In small organizations, the tendency is toward too little methodology – often very little or none. In large organizations, the tendency is toward too much methodology – a very formal, highly detailed process with very little flexibility. In medium-sized organizations, it is generally somewhere in between. Striking the proper balance is a difficult, but critical task that will determine the success an organization finds in effectively developing new products or programs.
What are some characteristics of too little methodology?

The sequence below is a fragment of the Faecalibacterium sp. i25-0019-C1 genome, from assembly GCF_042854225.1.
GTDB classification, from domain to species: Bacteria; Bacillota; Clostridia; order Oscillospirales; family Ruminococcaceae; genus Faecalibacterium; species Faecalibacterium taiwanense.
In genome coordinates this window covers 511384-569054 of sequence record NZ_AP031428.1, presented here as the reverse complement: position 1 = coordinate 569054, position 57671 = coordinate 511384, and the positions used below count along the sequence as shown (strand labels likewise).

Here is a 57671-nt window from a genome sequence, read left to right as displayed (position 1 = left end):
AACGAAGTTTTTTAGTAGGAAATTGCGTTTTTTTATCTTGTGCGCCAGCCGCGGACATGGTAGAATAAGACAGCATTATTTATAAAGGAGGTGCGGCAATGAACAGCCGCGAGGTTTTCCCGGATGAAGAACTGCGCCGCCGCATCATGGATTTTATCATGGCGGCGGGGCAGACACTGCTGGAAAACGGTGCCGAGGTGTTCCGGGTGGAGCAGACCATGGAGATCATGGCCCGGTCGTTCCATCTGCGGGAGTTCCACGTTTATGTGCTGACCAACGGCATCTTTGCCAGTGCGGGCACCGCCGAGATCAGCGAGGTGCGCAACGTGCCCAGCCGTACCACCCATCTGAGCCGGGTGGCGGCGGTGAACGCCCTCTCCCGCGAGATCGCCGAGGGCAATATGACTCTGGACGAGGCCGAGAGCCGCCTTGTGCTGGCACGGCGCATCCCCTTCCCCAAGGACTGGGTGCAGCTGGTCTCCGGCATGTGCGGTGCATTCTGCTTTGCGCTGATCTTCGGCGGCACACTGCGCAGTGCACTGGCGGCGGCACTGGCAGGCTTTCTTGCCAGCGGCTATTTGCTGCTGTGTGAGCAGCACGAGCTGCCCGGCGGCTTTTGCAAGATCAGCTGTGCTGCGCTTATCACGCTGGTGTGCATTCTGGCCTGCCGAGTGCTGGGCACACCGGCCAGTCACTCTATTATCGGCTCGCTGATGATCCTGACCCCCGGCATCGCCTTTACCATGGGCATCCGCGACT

Too little methodology often leads to bedlam, anarchy, and a free-for-all atmosphere. There is no uniformity of direction; everyone is moving fast, but often in different directions (Brownian motion) (see Poor Company Vision Clouds Everyone’s View). People all feel they know what’s really best, and do their own thing independently of others. There is a 'cowboy mentality'. No one effectively leads (or everyone tries to lead), and few want to follow. Milestones are not effectively set, and schedules are for losers (see Poor Product Vision Blinds Development, and A Poor Product Roadmap Gets Everyone Lost). This can actually seem exciting and even intoxicating initially, but after a short time, people begin to get frustrated because the goals are not clear and little meaningful work is really being accomplished.